The Dallas-Fort Worth economy absorbed 3.8 million square feet of retail space in 2016, which was the second-highest level since 2000 and exceeded only by 2015.
Developers have learned from past mistakes in the 1980s when strong growth led to overbuilding, said Bob Young, executive managing director at Weitzman.
“Back then, this was the cycle: Boom. Boom. Crash. Repeat,” he said Wednesday at the firm’s annual breakfast to outline the state of retail real estate in North Texas. “Now it’s grow and grow and grow and then maybe, just maybe, consider a new retail center.”
The local market ended 2016 with a record-high occupancy of 92.6 percent. “That represents a full percentage point higher than the prior year and it takes a lot of momentum to push occupancy up a full percentage point on an inventory of 193 million square feet,” Young said.
The back-to-back years of momentum is expected to continue in 2017, Young said, and he forecast businesses will lease another 4 million square feet of retail and restaurant space in 2017.
The higher number for 2017 reflects completion of major projects including Legacy West in Plano, The Star in Frisco and the Shops at Clearfork in Fort Worth, where Neiman Marcus is scheduled to open next month. It’s moving from Hulen Mall.
Grocers Kroger and WinCo Foods were active in both new construction and taking older space. Kroger built new stores Castle Hills and Prosper and WinCo filled in a former Sports Authority in Arlington.
Despite all the new corporate relocations and population growth, developers aren’t “overbuilding retail,” he said, in ways that every previous strong economic cycle has left the area with “a huge jump in new retail inventory.”
Last year, developers completed 2 million square feet of retail, which was low compared to prior boom years. That led to the strongest existing-center market in memory, he said.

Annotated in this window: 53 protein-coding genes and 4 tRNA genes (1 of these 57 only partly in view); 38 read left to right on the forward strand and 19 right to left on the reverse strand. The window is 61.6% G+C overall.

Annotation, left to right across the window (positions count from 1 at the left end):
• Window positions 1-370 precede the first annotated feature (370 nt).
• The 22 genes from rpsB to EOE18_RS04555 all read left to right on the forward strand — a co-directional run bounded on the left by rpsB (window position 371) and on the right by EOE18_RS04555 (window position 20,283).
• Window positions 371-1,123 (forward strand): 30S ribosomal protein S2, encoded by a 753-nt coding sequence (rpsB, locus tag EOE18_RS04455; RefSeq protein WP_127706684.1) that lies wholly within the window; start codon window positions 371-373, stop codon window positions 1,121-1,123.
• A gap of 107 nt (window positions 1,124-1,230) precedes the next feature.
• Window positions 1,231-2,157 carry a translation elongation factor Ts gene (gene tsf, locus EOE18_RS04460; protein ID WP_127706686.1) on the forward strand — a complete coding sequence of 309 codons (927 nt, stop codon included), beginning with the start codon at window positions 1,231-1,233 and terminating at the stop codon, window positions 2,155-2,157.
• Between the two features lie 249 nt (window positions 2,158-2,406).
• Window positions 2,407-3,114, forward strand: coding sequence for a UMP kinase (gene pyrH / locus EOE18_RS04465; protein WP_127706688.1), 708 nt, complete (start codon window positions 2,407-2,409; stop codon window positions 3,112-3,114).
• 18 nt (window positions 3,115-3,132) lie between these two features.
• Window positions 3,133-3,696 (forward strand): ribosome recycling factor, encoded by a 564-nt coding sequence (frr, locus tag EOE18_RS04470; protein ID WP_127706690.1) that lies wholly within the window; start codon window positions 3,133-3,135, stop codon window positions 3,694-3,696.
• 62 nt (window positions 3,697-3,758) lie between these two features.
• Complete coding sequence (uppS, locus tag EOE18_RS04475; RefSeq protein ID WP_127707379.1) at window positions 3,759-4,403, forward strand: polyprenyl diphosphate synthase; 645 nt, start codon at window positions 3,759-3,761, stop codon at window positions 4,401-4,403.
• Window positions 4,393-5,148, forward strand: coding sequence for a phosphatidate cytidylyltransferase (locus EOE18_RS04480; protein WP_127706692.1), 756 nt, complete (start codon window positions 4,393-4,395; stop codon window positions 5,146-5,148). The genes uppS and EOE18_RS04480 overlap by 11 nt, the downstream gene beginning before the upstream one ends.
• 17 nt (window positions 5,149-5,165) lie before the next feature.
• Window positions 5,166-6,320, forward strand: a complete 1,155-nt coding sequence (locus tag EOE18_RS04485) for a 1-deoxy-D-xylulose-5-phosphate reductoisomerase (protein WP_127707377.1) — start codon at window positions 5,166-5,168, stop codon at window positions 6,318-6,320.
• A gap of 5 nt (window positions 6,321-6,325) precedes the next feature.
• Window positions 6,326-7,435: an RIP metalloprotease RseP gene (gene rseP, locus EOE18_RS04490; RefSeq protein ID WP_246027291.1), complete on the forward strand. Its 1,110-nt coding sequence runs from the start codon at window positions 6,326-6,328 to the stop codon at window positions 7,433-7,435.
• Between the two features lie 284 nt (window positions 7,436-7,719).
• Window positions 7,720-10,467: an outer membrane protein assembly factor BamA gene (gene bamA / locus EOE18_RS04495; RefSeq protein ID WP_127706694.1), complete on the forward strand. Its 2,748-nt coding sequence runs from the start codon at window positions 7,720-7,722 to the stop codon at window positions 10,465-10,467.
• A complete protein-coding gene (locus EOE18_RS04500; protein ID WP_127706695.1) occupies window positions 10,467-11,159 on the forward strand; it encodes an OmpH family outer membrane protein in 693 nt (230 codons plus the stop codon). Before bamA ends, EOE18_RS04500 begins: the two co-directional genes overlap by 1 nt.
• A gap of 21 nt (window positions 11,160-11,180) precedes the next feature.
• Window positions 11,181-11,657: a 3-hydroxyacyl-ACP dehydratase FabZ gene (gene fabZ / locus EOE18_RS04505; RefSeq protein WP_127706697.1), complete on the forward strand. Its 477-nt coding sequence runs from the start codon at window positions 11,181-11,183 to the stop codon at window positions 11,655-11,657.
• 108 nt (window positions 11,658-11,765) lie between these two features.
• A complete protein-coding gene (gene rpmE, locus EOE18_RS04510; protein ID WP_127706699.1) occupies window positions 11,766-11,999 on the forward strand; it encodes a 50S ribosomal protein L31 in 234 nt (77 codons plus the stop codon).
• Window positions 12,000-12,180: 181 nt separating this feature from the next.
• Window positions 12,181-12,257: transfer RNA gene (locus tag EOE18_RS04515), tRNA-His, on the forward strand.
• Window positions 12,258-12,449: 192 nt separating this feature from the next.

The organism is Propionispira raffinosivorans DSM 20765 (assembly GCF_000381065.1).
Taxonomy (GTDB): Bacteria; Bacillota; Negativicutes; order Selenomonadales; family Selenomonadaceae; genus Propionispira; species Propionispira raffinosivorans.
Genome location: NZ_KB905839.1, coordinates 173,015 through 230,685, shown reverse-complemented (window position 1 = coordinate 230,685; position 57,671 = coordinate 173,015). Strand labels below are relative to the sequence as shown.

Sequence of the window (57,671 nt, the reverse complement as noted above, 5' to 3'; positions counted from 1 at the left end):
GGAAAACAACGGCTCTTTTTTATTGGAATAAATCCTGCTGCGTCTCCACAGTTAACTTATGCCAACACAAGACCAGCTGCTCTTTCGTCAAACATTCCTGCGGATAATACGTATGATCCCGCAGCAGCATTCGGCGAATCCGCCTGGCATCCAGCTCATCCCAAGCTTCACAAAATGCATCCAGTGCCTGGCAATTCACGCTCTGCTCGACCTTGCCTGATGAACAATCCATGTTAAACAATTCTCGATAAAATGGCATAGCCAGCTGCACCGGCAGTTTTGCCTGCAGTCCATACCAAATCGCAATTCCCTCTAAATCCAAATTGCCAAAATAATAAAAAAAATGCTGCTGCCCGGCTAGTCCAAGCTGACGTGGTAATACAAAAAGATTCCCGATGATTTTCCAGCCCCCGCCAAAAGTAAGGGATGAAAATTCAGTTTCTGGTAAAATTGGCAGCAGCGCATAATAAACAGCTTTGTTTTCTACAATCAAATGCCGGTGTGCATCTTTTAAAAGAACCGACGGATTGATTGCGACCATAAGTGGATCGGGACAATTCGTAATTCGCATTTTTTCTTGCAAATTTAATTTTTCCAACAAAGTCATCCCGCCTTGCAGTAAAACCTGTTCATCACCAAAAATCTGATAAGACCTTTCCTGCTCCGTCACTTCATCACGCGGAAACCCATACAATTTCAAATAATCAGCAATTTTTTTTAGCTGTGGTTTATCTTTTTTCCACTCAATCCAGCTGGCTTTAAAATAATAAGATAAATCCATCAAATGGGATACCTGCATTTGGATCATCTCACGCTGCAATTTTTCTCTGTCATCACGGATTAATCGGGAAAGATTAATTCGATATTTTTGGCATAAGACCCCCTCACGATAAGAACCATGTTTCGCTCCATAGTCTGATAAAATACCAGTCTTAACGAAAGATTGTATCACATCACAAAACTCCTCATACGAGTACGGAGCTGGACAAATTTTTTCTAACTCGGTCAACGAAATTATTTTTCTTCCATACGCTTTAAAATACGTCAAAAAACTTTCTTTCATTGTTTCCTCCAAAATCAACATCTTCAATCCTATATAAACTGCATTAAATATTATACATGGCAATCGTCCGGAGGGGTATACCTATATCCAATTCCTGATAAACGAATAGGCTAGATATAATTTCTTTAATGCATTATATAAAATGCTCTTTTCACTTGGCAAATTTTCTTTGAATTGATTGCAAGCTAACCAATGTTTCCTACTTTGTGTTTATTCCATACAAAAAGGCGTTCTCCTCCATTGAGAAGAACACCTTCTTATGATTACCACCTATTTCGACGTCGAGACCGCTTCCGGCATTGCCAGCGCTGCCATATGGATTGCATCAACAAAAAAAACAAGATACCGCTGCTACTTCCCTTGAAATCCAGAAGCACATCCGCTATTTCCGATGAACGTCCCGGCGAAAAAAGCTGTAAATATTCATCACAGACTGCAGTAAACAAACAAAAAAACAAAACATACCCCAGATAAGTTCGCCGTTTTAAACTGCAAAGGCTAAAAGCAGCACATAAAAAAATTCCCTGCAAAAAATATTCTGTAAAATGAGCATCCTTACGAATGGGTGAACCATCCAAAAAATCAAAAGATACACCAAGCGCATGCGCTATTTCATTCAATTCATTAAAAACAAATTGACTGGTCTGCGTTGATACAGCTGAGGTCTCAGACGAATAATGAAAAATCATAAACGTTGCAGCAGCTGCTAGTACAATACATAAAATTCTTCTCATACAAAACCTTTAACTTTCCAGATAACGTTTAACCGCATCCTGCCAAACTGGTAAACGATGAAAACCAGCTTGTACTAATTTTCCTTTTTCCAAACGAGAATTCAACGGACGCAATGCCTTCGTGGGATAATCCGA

“Now older centers are full as well, thanks to a combination of renovations, in-line leasing and anchors like (Plano-based) At Home that redeveloped vacant boxes,” Young said.
In contrast, at the bottom of the cycle in 1989, “things got so bad that the landlord for 16 percent of community centers was the Resolution Trust Corporation,” Young said. The RTC was an asset management operator formed by the federal government to handle properties foreclosed on during the real estate and savings and loan-led recession in several markets including D-FW.
Mixed-use retail projects, such as the McKinney & Olive tower with a two-level Del Frisco’s with an entrance on the street, are among the most high-profile new projects. As a category, it had the highest occupancy rate (95.5 percent) of all types of retail space in 2016. However, it’s the smallest total space, with only 5.8 million square feet, Young said.
These projects which include Legacy West “are sexy but challenging,” Young said. “They require density and a lot more. They only work if each component can succeed on its own.”
Home of the grocery store
Community centers which are mostly anchored by a grocery store absorbed 1.8 million square feet of new and existing space, which was the most for any type of shopping center in 2016.
To illustrate how strong community centers are, Young said, when Fresh Market closed its four stores in May, it only took eight months before Tom Thumb opened in two the locations.
Minyard Sun Fresh Markets were snapped up by Fiesta Mart and H-E-B. Two of those stores H-E-B is turning into Central Market stores.
Weitzman’s annual real estate report dates back more than five decades. It’s based on a survey of 1,408 shopping centers of at least 25,000 square feet in 42 Dallas-Fort Worth submarkets for a total of 193 million square feet.